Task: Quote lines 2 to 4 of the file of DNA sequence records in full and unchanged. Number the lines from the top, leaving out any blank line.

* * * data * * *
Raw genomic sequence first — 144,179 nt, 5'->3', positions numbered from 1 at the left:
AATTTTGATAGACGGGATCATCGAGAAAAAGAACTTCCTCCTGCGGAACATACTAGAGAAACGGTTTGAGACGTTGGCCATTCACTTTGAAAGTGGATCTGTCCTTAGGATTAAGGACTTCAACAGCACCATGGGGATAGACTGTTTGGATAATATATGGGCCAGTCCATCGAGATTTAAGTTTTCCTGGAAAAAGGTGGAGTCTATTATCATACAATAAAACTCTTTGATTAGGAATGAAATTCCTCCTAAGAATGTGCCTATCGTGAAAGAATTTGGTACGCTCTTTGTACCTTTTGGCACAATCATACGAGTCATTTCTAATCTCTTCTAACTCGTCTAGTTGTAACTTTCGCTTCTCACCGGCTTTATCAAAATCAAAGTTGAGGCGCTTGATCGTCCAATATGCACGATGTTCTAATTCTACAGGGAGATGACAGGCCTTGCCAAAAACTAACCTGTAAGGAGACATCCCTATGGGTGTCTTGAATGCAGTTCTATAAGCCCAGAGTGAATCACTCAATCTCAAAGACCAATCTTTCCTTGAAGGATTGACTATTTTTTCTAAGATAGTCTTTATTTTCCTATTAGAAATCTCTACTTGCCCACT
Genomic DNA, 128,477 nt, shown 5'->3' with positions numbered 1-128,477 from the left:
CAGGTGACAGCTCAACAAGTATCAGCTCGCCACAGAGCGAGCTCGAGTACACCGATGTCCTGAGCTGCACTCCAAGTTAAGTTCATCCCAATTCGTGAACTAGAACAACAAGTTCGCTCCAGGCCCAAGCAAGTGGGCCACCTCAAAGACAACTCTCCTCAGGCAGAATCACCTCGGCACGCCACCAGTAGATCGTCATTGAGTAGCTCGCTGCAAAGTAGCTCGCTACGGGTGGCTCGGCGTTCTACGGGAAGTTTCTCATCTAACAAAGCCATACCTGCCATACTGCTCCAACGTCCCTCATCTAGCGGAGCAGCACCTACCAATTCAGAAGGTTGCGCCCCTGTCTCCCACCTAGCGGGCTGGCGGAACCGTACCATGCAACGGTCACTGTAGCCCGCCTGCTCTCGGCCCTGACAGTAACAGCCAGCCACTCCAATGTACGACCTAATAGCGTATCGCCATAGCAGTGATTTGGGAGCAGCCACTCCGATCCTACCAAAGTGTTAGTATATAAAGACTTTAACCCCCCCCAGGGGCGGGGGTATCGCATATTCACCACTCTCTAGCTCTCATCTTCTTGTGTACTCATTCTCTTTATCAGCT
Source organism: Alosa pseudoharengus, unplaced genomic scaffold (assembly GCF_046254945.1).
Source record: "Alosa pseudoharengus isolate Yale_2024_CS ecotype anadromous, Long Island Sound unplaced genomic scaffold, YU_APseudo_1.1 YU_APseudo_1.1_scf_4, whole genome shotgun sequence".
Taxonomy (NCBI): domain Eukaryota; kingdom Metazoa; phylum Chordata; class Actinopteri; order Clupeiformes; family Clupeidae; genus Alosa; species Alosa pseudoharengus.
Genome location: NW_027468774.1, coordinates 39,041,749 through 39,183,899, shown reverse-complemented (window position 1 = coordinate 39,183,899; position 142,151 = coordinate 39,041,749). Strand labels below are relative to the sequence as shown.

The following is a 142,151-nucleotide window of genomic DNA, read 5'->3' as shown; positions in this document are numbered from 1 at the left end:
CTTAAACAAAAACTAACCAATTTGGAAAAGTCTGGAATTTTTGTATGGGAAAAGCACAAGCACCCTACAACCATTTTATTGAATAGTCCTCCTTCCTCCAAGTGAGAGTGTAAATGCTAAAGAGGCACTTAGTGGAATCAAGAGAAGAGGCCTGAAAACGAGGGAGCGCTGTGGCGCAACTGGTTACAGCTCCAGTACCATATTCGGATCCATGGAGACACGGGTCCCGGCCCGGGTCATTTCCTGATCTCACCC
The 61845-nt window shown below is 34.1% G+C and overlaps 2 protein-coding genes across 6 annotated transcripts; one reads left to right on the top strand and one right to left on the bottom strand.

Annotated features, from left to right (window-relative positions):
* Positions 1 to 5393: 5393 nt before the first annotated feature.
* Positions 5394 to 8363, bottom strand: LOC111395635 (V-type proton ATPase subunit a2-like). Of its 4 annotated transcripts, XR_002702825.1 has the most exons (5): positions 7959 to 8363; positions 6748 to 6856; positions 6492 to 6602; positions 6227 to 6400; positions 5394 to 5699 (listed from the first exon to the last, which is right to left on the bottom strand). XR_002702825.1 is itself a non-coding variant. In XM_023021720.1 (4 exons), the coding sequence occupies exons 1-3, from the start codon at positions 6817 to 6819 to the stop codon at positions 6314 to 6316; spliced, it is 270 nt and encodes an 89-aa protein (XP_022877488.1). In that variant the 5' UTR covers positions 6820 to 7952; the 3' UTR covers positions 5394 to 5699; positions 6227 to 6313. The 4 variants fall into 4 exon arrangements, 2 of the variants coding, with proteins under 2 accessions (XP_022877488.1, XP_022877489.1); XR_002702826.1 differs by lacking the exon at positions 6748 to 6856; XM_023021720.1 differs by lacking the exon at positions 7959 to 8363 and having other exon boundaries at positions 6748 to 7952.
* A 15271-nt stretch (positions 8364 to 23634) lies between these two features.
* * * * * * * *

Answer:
AATTTTGATAGACGGGATCATCGAGAAAAAGAACTTCCTCCTGCGGAACATACTAGAGAAACGGTTTGAGACGTTGGCCATTCACTTTGAAAGTGGATCTGTCCTTAGGATTAAGGACTTCAACAGCACCATGGGGATAGACTGTTTGGATAATATATGGGCCAGTCCATCGAGATTTAAGTTTTCCTGGAAAAAGGTGGAGTCTATTATCATACAATAAAACTCTTTGATTAGGAATGAAATTCCTCCTAAGAATGTGCCTATCGTGAAAGAATTTGGTACGCTCTTTGTACCTTTTGGCACAATCATACGAGTCATTTCTAATCTCTTCTAACTCGTCTAGTTGTAACTTTCGCTTCTCACCGGCTTTATCAAAATCAAAGTTGAGGCGCTTGATCGTCCAATATGCACGATGTTCTAATTCTACAGGGAGATGACAGGCCTTGCCAAAAACTAACCTGTAAGGAGACATCCCTATGGGTGTCTTGAATGCAGTTCTATAAGCCCAGAGTGAATCACTCAATCTCAAAGACCAATCTTTCCTTGAAGGATTGACTATTTTTTCTAAGATAGTCTTTATTTTCCTATTAGAAATCTCTACTTGCCCACT
Genomic DNA, 128,477 nt, shown 5'->3' with positions numbered 1-128,477 from the left:
CAGGTGACAGCTCAACAAGTATCAGCTCGCCACAGAGCGAGCTCGAGTACACCGATGTCCTGAGCTGCACTCCAAGTTAAGTTCATCCCAATTCGTGAACTAGAACAACAAGTTCGCTCCAGGCCCAAGCAAGTGGGCCACCTCAAAGACAACTCTCCTCAGGCAGAATCACCTCGGCACGCCACCAGTAGATCGTCATTGAGTAGCTCGCTGCAAAGTAGCTCGCTACGGGTGGCTCGGCGTTCTACGGGAAGTTTCTCATCTAACAAAGCCATACCTGCCATACTGCTCCAACGTCCCTCATCTAGCGGAGCAGCACCTACCAATTCAGAAGGTTGCGCCCCTGTCTCCCACCTAGCGGGCTGGCGGAACCGTACCATGCAACGGTCACTGTAGCCCGCCTGCTCTCGGCCCTGACAGTAACAGCCAGCCACTCCAATGTACGACCTAATAGCGTATCGCCATAGCAGTGATTTGGGAGCAGCCACTCCGATCCTACCAAAGTGTTAGTATATAAAGACTTTAACCCCCCCCAGGGGCGGGGGTATCGCATATTCACCACTCTCTAGCTCTCATCTTCTTGTGTACTCATTCTCTTTATCAGCT